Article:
Existing Processes And Culture Grinding Down New API Efforts
27 Apr 2018
I’m always amazed what large organizations can achieve. They definitely have more resources, more momentum, and do way more than any single individual can achieve. However, as an individual actor I’m always also amazed at how large organization culture seems to always work to defend itself from change, and actively work to grind down API efforts I’m involved in. Even before I walk in the front door there are processes in place that work to ensure any effective API strategy gets ground down so that it won’t be as effective.
NDAs, intellectual property, background checks, schedules, logistics, leadership buy-in, physical security, legacy incidents, software, processes all seem to begin doing their work. Grinding down on anything new. I would ask folks to leave their baggage at home, but in most cases they aren’t even aware of the number, or the size of the suitcases they travel with. This is how things are done! This is the way things are! This is our standard way of operating! Even when we just want to have a conversation. Even when I’m just looking to share some knowledge with you and your team. I haven’t even begun talking about getting paid, I just want to share some wisdom with y’all, and help your team figure all of this out.
The machine isn’t setup for this time of knowledge sharing. This is why API can be so hard to achieve for some. The machine is setup to extract, aggregate, store, and control value–not share it. So when the machine encounters another entity that just wants to share, no string attached, it just doesn’t want it was designed to do. Even though many have made the conscious effort to open up doors and invite people in to share knowledge, innovate, and explore, the vacuum already in place will often consume anyone involved, sucking the oxygen out of the room, and oxidizing anything new, pulling nutrients and value into the central system. It is what the machine was built to do, and it is hard to reverse the course of the machine, no matter how may holes you poke into the exterior.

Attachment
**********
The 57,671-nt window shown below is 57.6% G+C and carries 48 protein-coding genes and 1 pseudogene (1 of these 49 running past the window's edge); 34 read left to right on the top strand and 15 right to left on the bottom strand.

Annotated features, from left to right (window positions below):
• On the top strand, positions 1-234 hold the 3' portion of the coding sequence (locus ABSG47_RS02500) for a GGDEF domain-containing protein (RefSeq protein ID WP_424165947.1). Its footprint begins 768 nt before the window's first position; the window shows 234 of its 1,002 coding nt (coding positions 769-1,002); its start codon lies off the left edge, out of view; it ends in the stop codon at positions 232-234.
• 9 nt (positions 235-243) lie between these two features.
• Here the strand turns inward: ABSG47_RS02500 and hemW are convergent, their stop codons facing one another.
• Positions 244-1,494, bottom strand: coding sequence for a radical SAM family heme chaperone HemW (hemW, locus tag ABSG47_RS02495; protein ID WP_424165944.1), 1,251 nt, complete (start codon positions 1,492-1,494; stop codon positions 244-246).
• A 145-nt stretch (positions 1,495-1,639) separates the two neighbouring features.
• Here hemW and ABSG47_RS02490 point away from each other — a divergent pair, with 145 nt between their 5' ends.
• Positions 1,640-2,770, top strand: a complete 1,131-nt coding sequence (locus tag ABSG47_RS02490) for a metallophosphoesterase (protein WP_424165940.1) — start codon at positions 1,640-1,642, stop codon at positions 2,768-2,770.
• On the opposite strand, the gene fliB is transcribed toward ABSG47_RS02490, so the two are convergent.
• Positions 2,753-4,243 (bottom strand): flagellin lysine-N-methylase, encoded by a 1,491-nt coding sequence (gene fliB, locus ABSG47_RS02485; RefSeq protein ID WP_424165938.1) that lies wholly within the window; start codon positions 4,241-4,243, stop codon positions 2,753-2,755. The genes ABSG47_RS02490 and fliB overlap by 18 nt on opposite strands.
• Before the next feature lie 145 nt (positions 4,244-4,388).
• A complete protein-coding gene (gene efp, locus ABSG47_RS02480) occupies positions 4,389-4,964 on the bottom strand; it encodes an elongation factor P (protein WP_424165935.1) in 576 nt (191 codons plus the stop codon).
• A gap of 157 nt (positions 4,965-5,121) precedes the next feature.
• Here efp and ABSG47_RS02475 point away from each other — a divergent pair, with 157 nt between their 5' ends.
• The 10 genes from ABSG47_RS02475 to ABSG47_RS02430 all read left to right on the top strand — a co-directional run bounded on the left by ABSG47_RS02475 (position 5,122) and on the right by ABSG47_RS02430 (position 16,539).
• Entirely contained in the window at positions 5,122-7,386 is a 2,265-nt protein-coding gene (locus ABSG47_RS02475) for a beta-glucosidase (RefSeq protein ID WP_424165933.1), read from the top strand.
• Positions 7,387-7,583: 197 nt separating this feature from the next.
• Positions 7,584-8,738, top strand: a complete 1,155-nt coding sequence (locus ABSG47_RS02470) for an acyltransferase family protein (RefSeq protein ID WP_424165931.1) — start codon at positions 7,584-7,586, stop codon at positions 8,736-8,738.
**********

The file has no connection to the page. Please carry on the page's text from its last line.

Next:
This is why so many APIs become extraction engines, rather than delivering resources to applications and users as was intended and promised. It is why Facebook is in the situation they are in. It is why so many API efforts will fail, not deliver as expected, or become harmful to developers and end-users. I watch many well meaning folks try to do APIs, completely unaware of the large machine they are in service of. I don’t want to be in the business of telling people not to do APIs, but in some of the conversations I’m having I feel like I should. APIs are not good by default. Nor are they bad. They are simply a reflection of your organizations existing culture and practices. If things are a mess internally, or your organization is primarily in the value extraction business, then APIs probably aren’t the best option. I think you’ll find they just create more problems for you, for developers, and end-users.